The Times West Virginian

Pirates

June 12, 2013

Cole makes highly anticipated debut

(Continued)

o April 12, 1965, not every Hall of Famers debut was like Koufax’s.

  Steve Carlton made his debut at Wrigley Field for the Cardinals, came on in a game that would end, 10-10, replacing Barney Schultz.

The score was tied, a runner was at second, power-hitting left-handed first baseman George Altman was at the plate.

The 20-year-old Carlton’s job was to get him out.

He didn’t. He walked him and was replaced, facing one batter in his debut.

o Bob Gibson was 23 when he faced his first major league batter in the Los Angeles Coliseum with its 230-foot left field fence and he must have wondered what he gotten himself into for Jim Baxes, a career minor leaguer who was playing his only major league season, said “Welcome to the big leagues” by hitting a home run.

Baxes would bat only .246 in that but did hit 17 home runs.

Gibson would play 16 years and win 251 games.

o Randy Johnson was something of a freak when he debuted, at 6-foot-10, he was the tallest pitcher ever, maybe the hardest throwing and a 25-year-old rookie, which was old for making a debut.

 The opponent on Sept. 15, 1988, for him was the Pirates and while his debut was hardly spectacular, pitching five innings of a 9-4 win, allowing six hits, a couple of runs with three walks and five strikeouts.

The first batter he faced was John Cangelosi, who grounded out to second, and he also was touched for his first home run, this by Glenn Wilson.

o Times change. There was a time when everyone believed Walter Johnson and Bob Feller were the two hardest throwers the game had ever seen.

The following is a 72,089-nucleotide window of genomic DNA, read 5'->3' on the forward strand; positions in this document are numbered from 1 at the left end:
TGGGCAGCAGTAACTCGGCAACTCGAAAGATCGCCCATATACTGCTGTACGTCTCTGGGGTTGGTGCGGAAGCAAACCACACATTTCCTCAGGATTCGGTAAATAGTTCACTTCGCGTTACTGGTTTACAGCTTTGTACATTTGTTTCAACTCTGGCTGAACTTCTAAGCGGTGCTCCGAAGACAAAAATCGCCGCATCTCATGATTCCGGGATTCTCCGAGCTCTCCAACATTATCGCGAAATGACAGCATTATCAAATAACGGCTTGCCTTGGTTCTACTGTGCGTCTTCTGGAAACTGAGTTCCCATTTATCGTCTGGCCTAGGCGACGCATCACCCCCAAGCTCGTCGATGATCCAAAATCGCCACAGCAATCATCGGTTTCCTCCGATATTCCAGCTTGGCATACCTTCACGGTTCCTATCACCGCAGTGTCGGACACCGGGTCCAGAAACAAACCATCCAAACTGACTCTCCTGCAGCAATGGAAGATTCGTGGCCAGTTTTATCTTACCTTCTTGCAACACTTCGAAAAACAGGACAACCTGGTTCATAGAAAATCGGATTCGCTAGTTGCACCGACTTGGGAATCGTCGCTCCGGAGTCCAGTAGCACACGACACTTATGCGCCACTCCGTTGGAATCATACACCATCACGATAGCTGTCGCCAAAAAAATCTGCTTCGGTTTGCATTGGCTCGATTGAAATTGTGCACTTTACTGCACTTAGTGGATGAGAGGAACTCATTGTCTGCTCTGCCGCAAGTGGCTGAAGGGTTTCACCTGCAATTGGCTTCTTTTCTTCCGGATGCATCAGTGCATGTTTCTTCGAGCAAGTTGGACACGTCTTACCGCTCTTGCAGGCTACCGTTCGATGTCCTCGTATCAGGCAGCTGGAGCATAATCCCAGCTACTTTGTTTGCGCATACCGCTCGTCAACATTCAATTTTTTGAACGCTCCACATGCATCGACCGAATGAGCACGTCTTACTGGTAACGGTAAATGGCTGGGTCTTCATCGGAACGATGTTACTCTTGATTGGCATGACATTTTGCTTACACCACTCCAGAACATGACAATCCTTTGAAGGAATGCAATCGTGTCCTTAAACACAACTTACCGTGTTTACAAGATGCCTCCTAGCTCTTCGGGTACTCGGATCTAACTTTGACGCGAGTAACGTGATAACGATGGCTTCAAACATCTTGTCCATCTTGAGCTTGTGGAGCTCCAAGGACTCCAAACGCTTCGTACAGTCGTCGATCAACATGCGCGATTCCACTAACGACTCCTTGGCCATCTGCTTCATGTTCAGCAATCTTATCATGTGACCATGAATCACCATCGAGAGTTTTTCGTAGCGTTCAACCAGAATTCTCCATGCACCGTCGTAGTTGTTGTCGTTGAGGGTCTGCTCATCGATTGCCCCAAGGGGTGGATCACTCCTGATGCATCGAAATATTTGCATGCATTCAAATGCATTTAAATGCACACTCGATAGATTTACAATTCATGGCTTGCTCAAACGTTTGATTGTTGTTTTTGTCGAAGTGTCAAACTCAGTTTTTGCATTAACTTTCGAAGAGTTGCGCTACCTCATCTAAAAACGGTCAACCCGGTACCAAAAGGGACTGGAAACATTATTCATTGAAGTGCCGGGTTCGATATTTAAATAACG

Certainly, Johnson threw hard for his time, right from the start when as a 19-year-old he pitched and won Washington’s opener, 3-2. But it was 1907 and let’s just say the players were different.

Johnson was considered a big man, but at 6-1 and 200 he wasn’t Randy Johnson. Consider this when wondering just how hard Johnson threw … there were 99 players debut in the major leagues in 2007 and only 24 of them were 6-foot or taller, none taller than 6-3 and only four listed at 200 pounds.

None were more than 200 pounds and one, an infielder named John Kane, was listed at 138 pounds.

Feller could throw hard. That was documented by rudimentary machines that measured the speed of his pitch and by the numbers he compiled in a career interrupted by World War II.

But what of is debut?

In July 19, 1936, and Feller was a fuzzy faced 17-year-old farm boy who would pitch an inning in relief, giving up nothing worse than a couple of walks.

But Feller is remembered for his first major league start, which would come a month later.

So unsure of him was his manager Steve O’Neill, that he had another pitcher, Denny Galeouse, warm up with him in case he got in early trouble.

It was the batters who were in trouble, as Feller struck out the side in the ninth and finished with 15 strikeouts, then the most by any pitcher in big league history in his first start as he won his first major league game.

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